“I don’t get these guys. They should be happy for the help. My brother Ryan always is.”
“Is he still working up the coast in Crestview?”
Officer Griego peered through the window waving the menu and knocked on the door.
Eric scooted his chair back and opened the door. “C’mon in.”
She thrust the menu at him. “It’s pretty basic.”
“That’s what we like—basic.” He tossed the menu to Christina.
Wrinkling her nose, she ran the tip of her finger down the glossy page. “I’ll take the California on sourdough, but...”
“No mayo and extra pickles.” Eric finished for her.
She tilted her head, her shiny, dark ponytail slipping over her shoulder. “That predictable, huh?”
Warmth spread through his chest. He hadn’t meant to finish her sentence, didn’t want her to know how much he remembered.
“Well, you always were kind of picky.”
Rita was standing at the door hanging on their every word, wide-eyed.
Eric glanced at the menu and handed it back to her saying, “The Italian, fries and a drink—something with caffeine.”
“I’ll give your order to Sergeant Hammond. It usually takes about forty-five minutes.”
Eric reached into his pocket for some cash and handed her two twenties. “Thanks, Rita and thank the sarge for us, too.”
“You’re welcome. Anything else I can do for you?”
Christina gave her one of her sweet smiles that seemed to have gotten even sweeter. “We’re good. Thanks so much for your help.”
Rita practically bowed out of the room, closing the door behind her.
Eric jerked his thumb at the door. “What do you think she expects out of all this? It’s not like you can give her a recommendation for homicide.”
“Maybe she thinks you can pull some strings with your brother.”
“Sean? Rita’s in the same department. She should know by now Detective Sean Brody is not a quid pro quo kinda guy. He expects everyone to work hard to get ahead.” He leveled a finger at Christina. “Besides, it’s you she idolizes.”
“I think she just wants to learn. The men in the department probably aren’t very encouraging and maybe she doesn’t have any role models here.”
“You didn’t need any role models.”
“I was a special case. Didn’t you always tell me that?”
Drawing his chair toward the desk, he hunched forward. “What drove you up that tree, Christina?”
“I told you—a hunch.”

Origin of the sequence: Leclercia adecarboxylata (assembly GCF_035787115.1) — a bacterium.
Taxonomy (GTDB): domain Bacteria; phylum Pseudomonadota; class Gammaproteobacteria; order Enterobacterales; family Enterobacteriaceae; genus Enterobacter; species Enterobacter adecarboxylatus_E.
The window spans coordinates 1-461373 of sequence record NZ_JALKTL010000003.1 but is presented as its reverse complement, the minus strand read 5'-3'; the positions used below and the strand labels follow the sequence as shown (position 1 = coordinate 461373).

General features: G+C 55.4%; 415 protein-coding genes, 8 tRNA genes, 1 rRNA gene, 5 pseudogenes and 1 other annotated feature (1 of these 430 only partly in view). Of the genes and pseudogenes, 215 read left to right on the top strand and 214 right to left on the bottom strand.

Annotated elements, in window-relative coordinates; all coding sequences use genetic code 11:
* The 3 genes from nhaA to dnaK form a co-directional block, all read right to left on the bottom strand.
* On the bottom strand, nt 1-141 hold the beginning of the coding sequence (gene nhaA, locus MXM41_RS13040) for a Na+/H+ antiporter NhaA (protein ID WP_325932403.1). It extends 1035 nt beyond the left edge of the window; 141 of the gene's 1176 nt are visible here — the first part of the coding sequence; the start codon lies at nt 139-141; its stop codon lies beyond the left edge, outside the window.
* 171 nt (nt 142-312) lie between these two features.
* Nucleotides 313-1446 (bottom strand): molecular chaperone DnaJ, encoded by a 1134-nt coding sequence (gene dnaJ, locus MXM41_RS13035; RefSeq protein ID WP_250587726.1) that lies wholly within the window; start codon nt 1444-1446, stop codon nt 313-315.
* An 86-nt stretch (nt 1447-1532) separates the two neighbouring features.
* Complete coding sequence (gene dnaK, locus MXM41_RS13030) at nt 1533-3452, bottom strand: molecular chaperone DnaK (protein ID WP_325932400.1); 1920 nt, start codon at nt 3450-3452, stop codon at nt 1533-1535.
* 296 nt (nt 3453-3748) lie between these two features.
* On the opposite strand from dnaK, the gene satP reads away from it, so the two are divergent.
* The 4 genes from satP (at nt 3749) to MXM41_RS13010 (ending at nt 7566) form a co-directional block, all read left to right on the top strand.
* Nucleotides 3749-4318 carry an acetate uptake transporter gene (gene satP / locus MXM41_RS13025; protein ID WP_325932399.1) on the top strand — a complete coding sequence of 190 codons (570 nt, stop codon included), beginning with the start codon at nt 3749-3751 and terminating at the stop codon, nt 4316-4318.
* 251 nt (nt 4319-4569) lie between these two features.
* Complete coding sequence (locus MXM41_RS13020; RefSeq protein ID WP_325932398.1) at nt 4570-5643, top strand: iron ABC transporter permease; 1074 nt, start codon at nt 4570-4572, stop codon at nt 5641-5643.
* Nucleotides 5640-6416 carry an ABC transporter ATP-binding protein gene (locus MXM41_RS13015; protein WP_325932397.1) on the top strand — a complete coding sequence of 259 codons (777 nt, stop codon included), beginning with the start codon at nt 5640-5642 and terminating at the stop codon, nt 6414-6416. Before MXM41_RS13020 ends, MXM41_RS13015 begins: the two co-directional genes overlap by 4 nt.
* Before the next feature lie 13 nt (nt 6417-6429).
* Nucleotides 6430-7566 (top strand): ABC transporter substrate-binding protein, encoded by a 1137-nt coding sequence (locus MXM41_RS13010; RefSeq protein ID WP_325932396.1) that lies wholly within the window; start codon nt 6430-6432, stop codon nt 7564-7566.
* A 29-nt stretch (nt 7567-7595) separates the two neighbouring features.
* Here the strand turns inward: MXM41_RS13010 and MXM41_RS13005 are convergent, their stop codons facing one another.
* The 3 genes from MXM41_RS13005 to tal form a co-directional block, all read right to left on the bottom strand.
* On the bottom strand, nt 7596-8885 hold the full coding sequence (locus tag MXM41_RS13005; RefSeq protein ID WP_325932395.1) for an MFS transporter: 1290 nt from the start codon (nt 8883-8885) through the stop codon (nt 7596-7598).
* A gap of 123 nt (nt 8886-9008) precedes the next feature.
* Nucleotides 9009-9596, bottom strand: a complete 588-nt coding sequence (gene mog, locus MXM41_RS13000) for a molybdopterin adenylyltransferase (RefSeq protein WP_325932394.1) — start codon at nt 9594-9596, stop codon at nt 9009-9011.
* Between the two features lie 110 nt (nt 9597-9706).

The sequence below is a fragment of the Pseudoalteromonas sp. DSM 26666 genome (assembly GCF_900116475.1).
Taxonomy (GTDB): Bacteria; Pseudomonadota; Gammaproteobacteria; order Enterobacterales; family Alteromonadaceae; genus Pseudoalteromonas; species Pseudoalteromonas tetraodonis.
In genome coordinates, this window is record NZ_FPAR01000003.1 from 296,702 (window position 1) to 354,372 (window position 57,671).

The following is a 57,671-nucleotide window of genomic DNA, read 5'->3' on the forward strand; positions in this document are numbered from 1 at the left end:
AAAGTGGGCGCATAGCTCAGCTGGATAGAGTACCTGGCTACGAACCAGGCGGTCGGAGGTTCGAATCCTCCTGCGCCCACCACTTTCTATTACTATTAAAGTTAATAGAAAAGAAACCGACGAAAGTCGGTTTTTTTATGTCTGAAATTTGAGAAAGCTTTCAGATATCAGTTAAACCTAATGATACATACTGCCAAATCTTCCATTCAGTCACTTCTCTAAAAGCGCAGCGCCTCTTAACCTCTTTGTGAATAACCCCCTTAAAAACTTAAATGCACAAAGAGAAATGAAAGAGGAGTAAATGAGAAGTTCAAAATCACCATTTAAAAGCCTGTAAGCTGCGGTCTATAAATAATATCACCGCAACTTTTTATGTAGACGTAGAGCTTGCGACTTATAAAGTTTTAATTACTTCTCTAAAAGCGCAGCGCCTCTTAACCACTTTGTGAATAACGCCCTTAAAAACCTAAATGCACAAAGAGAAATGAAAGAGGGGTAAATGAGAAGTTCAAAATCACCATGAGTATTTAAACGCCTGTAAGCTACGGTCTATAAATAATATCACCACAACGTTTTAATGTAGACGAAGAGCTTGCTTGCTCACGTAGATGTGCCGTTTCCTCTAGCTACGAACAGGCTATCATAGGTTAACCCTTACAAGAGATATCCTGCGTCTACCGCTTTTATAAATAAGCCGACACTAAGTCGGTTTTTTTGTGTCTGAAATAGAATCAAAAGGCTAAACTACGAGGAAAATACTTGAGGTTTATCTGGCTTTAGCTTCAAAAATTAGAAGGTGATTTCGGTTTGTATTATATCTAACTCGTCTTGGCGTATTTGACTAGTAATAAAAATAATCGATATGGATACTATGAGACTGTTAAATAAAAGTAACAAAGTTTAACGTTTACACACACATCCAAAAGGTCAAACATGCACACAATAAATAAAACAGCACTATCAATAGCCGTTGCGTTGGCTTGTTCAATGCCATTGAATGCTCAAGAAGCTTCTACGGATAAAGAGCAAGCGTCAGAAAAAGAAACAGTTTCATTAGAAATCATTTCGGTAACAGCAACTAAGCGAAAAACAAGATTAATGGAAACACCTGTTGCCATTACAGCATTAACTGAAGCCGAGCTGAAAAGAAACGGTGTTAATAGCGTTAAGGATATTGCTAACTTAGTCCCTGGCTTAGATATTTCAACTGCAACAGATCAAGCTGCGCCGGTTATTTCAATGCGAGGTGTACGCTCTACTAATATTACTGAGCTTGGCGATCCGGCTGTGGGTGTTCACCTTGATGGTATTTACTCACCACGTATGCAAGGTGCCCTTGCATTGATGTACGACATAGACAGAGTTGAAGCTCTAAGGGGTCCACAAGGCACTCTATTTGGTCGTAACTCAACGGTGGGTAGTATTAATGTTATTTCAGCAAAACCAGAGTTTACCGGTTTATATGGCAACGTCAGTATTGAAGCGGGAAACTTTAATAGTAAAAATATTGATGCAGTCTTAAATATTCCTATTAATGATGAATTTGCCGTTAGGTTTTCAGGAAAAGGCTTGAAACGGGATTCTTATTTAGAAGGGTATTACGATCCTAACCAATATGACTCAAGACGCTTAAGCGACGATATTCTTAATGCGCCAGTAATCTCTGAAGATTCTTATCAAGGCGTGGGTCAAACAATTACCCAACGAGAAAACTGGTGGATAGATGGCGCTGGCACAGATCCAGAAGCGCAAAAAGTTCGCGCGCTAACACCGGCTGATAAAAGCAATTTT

“One of those hunches? Did you feel anything?”
She squeezed her eyes closed and massaged her left temple. “Incredible evil.”
“Did you tell the P.D. here?”
She gave a short laugh, almost a bark. “Are you kidding? I want to be taken seriously, not written off as a crackpot.”
“The Bureau has used psychics before.”
“I’d hardly call myself a psychic, and honestly, the Bureau may use them but most don’t respect them. Greavy sure doesn’t.”
“Like I told you before, it’s a talent you should try to develop.”
She hugged herself. “I don’t know if I want to develop it. Besides, in this case, I didn’t get much at all, just a feeling.”
“Up to you.” Eric checked his watch. “Let’s get started before lunch gets here.”
“Umm, do you want to wheel around here? I’ll take you through the first San Francisco murder.”
He walked his chair to her side of the desk and at once her scent overwhelmed him. The familiar musky perfume wrapped its tendrils around him, but the essence of Christina had a stronger impact on him.
He couldn’t put his finger on it. He never could and it had haunted him ever since the day he cut her loose.
She dragged a file folder between them on the desk and flipped it open. She spread a stack of photos in front of him, and green, leafy, verdant forest blurred together.
“Was it another running trail?”
“Hiking, just across the bay.”
He thumbed through the photos. “Victim?”
“Liz Fielding, late forties, single. Some trouble in her past but clean for at least five years.”
“What kind of trouble?”
“Some drugs, petty theft, a little hooking.”
“What about the other two?”
“Haven’t dug up anything like that yet, but the investigation is still young.”
He plucked out the pictures of the body. She’d been positioned like his male victim in San Diego—stretched out on her back, hands positioned over her stomach, the tarot slipped between her fingers. He traced a finger over her disheveled clothes.